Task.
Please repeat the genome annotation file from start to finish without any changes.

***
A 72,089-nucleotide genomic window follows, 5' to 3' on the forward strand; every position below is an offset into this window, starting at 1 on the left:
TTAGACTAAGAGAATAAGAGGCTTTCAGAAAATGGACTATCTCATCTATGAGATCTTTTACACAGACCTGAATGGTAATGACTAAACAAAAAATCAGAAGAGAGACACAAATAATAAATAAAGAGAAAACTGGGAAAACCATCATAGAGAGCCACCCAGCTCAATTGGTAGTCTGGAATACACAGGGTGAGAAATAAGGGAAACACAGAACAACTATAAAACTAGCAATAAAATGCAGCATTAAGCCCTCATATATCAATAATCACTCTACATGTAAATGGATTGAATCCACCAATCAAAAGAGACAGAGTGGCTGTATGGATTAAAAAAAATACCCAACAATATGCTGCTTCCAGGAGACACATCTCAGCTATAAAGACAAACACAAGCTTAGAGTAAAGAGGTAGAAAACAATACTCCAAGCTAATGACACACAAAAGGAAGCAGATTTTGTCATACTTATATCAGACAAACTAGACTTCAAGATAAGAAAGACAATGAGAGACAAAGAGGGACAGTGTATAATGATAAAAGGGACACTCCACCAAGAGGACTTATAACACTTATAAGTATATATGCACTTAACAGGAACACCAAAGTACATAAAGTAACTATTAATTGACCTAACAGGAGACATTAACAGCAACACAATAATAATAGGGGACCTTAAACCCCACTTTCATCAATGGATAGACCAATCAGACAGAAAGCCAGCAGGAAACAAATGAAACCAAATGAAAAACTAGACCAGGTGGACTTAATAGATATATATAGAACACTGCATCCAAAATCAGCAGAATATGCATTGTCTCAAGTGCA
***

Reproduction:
A 72,089-nucleotide genomic window follows, 5' to 3' on the forward strand; every position below is an offset into this window, starting at 1 on the left:
TTAGACTAAGAGAATAAGAGGCTTTCAGAAAATGGACTATCTCATCTATGAGATCTTTTACACAGACCTGAATGGTAATGACTAAACAAAAAATCAGAAGAGAGACACAAATAATAAATAAAGAGAAAACTGGGAAAACCATCATAGAGAGCCACCCAGCTCAATTGGTAGTCTGGAATACACAGGGTGAGAAATAAGGGAAACACAGAACAACTATAAAACTAGCAATAAAATGCAGCATTAAGCCCTCATATATCAATAATCACTCTACATGTAAATGGATTGAATCCACCAATCAAAAGAGACAGAGTGGCTGTATGGATTAAAAAAAATACCCAACAATATGCTGCTTCCAGGAGACACATCTCAGCTATAAAGACAAACACAAGCTTAGAGTAAAGAGGTAGAAAACAATACTCCAAGCTAATGACACACAAAAGGAAGCAGATTTTGTCATACTTATATCAGACAAACTAGACTTCAAGATAAGAAAGACAATGAGAGACAAAGAGGGACAGTGTATAATGATAAAAGGGACACTCCACCAAGAGGACTTATAACACTTATAAGTATATATGCACTTAACAGGAACACCAAAGTACATAAAGTAACTATTAATTGACCTAACAGGAGACATTAACAGCAACACAATAATAATAGGGGACCTTAAACCCCACTTTCATCAATGGATAGACCAATCAGACAGAAAGCCAGCAGGAAACAAATGAAACCAAATGAAAAACTAGACCAGGTGGACTTAATAGATATATATAGAACACTGCATCCAAAATCAGCAGAATATGCATTGTCTCAAGTGCA